Peninsula College participates in a broad range of financial aid programs designed to assist you if you are unable to meet college costs through other means. In determining any student's ability to contribute toward educational expenses, the college is required to use a uniform need-analysis system to determine eligibility for state and federal programs.
The Financial Aid Office is located in the Student Services (D) building. Assistance is available at Pirate Central during the hours the building is open.
The 2019–20 FAFSA Is Now Available
The 2019–20 FAFSA was made available October 1, 2018.
It is for the academic year starting Summer 2019. Students applying for financial aid for Winter and Spring quarters of 2019 should complete the 2018-19 FAFSA before starting the 2019-20 FAFSA. For Financial Aid Deadlines, click here.
Exciting Changes to the WA State Need Grant (SNG) for WA Students:
New Name: The WA State Need Grant will become the WA College Grant, beginning academic year 2020-21. Peninsula College will transition the name from WA SNG to WA College Grant throughout the 2019-20 academic year on applicable webpages and documents.
Guaranteed Funds and Increased Eligibility: The Workforce Education Investment Act (HB 2158) passed in the 2019 Legislature creates guaranteed funding for all students eligible for the WA College Grant (formerly State Need Grant) beginning in the 2020-21 academic year. With increased funding in 2019-20, an additional one third of the previously unawarded but eligible students, approximately 6,000 students, will be served (awarded funds for which they are eligible.) In the 2020-21 academic year all eligible students will be served, including an expansion to income eligibility. The program will be expanded by increasing the eligibility threshold of family income reported on the FAFSA. This means that some students with a higher family income then previously allowed for will be eligible for some prorated grant funds.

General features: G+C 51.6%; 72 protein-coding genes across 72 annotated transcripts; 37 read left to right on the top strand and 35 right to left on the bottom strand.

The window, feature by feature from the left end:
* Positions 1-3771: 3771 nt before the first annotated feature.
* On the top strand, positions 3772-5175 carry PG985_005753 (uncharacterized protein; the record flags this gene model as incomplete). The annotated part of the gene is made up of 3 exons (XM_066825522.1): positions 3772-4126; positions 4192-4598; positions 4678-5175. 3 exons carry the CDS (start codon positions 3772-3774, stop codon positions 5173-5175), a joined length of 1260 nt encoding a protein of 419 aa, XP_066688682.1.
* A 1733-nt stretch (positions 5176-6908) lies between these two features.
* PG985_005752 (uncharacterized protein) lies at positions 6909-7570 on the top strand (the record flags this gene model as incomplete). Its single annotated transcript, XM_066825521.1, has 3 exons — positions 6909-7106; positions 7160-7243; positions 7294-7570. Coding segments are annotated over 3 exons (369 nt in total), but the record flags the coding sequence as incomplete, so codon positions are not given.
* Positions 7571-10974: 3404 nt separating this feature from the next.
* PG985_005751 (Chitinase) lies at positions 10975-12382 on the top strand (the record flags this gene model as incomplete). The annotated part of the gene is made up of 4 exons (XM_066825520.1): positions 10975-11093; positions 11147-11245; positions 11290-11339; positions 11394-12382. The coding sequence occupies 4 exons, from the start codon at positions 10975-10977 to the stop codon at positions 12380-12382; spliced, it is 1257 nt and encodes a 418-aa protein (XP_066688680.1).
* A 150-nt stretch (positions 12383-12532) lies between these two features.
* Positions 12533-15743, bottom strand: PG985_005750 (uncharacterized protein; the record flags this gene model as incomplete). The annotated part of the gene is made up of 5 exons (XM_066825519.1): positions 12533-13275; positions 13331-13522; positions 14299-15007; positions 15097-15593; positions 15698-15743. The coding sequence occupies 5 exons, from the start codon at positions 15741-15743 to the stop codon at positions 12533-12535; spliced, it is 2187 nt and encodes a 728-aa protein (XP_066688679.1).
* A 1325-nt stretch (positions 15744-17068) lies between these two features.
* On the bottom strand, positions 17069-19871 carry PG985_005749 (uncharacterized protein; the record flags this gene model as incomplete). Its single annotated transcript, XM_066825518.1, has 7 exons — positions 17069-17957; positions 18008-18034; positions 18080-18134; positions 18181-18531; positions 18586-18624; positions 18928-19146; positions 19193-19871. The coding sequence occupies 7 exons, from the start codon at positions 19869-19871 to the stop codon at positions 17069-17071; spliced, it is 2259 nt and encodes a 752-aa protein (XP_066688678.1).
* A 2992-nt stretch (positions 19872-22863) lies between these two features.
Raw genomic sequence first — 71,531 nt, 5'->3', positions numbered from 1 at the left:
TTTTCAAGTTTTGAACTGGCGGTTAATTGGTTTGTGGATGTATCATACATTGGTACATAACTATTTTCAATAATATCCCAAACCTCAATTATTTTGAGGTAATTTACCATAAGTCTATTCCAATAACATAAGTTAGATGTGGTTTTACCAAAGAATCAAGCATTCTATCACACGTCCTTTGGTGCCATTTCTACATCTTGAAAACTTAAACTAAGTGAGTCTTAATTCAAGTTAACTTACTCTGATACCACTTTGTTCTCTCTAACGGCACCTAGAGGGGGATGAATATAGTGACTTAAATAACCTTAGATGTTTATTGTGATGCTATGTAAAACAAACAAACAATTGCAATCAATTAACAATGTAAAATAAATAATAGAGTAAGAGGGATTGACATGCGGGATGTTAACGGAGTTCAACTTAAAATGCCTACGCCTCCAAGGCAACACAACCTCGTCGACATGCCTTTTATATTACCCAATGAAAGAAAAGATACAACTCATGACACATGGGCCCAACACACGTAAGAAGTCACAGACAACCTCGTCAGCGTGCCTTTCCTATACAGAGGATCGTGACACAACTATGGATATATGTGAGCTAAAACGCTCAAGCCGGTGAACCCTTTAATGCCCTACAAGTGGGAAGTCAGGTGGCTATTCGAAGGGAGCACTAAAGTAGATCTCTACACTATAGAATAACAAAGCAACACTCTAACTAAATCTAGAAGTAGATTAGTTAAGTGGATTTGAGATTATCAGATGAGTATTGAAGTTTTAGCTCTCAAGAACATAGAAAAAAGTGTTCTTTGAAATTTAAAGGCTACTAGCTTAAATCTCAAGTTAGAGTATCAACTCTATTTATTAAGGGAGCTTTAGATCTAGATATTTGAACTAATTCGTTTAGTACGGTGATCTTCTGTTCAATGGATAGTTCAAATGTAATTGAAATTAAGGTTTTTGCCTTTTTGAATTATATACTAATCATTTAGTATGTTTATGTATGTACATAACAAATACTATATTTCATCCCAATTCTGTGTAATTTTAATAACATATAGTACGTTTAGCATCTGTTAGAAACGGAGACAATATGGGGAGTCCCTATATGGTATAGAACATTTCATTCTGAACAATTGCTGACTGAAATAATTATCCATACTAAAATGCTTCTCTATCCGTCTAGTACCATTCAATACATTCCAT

Students will be able to file a 2018–19 FAFSA as early as Oct. 1, 2017, rather than beginning on Jan. 1, 2018. The earlier submission date will be a permanent change, enabling students to complete and submit a FAFSA as early as October 1 every year. (There is NO CHANGE to the 2016–17 schedule. The FAFSA became available January 1 as in previous years.)
Students will use earlier income information. Beginning with the 2017–18 FAFSA, students will be required to report income information from an earlier tax year. For example, on the 2018–19 FAFSA, students (and parents, as appropriate) will report their 2016 income information, rather than their 2017 income information.
Students and their families will report income and tax information from an earlier tax year. For example, on the 2019–2020 FAFSA, applicants (and possibly their parents) will report 2017 income and tax information, rather than 2018 income and tax information. This change will make the FAFSA easier because you will already have completed your taxes by the time you fill out the FAFSA; for students (and parents) who have completed their taxes, the FAFSA will give you the ability to use the IRS Data Retrieval Tool (DRT). The DRT saves you from having to look up and manually enter certain information required on the FAFSA, saving on data entry error problems.
For more information, please click here or copy & paste the link below to watch a video:
Changes on the 2018–19 FAFSA Form:
The 2018–19 FAFSA changes include the following:
Tax information transferred from the Internal Revenue Service (IRS) into the FAFSA form won't be visible. Instead, students and parents will see "Transferred from the IRS" in the appropriate fields on fafsa.gov, the IRS Data Retrieval Tool (DRT) web page, and on the Student Aid Report.
The population of applicants and parents who are eligible to use the IRS DRT has expanded. Amended tax return filers are able to use the IRS DRT to transfer their IRS tax return information from their original tax return into the FAFSA form.
The definition of "youth," as it pertains to homelessness, has changed. Students who are older than 21 but not yet 24, and who are unaccompanied and homeless or self-supporting and at risk of being homeless, qualify as independent students. They are able to complete the FAFSA form as independent students without financial aid administrators performing a dependency override.